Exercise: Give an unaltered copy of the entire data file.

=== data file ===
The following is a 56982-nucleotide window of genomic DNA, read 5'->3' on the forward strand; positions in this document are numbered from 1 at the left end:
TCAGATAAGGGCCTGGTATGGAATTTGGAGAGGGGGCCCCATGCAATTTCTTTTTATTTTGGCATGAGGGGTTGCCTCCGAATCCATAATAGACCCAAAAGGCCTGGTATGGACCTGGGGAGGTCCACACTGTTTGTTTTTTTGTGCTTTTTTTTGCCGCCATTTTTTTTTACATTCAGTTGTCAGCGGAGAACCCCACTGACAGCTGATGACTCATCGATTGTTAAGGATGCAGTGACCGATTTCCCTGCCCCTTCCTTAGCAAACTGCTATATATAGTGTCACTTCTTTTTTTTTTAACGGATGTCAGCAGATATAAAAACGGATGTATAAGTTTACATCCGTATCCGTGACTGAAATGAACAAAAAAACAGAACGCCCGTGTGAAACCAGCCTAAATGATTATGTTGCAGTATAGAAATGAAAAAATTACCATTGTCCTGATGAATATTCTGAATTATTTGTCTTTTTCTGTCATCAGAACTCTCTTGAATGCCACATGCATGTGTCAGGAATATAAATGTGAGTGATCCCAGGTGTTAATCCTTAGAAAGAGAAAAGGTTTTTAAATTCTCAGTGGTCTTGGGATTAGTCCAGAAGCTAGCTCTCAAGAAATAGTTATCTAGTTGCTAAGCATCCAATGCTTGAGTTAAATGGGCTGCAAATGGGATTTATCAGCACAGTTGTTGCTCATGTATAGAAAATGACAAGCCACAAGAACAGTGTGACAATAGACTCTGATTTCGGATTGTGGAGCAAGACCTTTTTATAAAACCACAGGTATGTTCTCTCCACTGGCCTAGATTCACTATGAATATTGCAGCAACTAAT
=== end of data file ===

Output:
The following is a 56982-nucleotide window of genomic DNA, read 5'->3' on the forward strand; positions in this document are numbered from 1 at the left end:
TCAGATAAGGGCCTGGTATGGAATTTGGAGAGGGGGCCCCATGCAATTTCTTTTTATTTTGGCATGAGGGGTTGCCTCCGAATCCATAATAGACCCAAAAGGCCTGGTATGGACCTGGGGAGGTCCACACTGTTTGTTTTTTTGTGCTTTTTTTTGCCGCCATTTTTTTTTACATTCAGTTGTCAGCGGAGAACCCCACTGACAGCTGATGACTCATCGATTGTTAAGGATGCAGTGACCGATTTCCCTGCCCCTTCCTTAGCAAACTGCTATATATAGTGTCACTTCTTTTTTTTTTAACGGATGTCAGCAGATATAAAAACGGATGTATAAGTTTACATCCGTATCCGTGACTGAAATGAACAAAAAAACAGAACGCCCGTGTGAAACCAGCCTAAATGATTATGTTGCAGTATAGAAATGAAAAAATTACCATTGTCCTGATGAATATTCTGAATTATTTGTCTTTTTCTGTCATCAGAACTCTCTTGAATGCCACATGCATGTGTCAGGAATATAAATGTGAGTGATCCCAGGTGTTAATCCTTAGAAAGAGAAAAGGTTTTTAAATTCTCAGTGGTCTTGGGATTAGTCCAGAAGCTAGCTCTCAAGAAATAGTTATCTAGTTGCTAAGCATCCAATGCTTGAGTTAAATGGGCTGCAAATGGGATTTATCAGCACAGTTGTTGCTCATGTATAGAAAATGACAAGCCACAAGAACAGTGTGACAATAGACTCTGATTTCGGATTGTGGAGCAAGACCTTTTTATAAAACCACAGGTATGTTCTCTCCACTGGCCTAGATTCACTATGAATATTGCAGCAACTAAT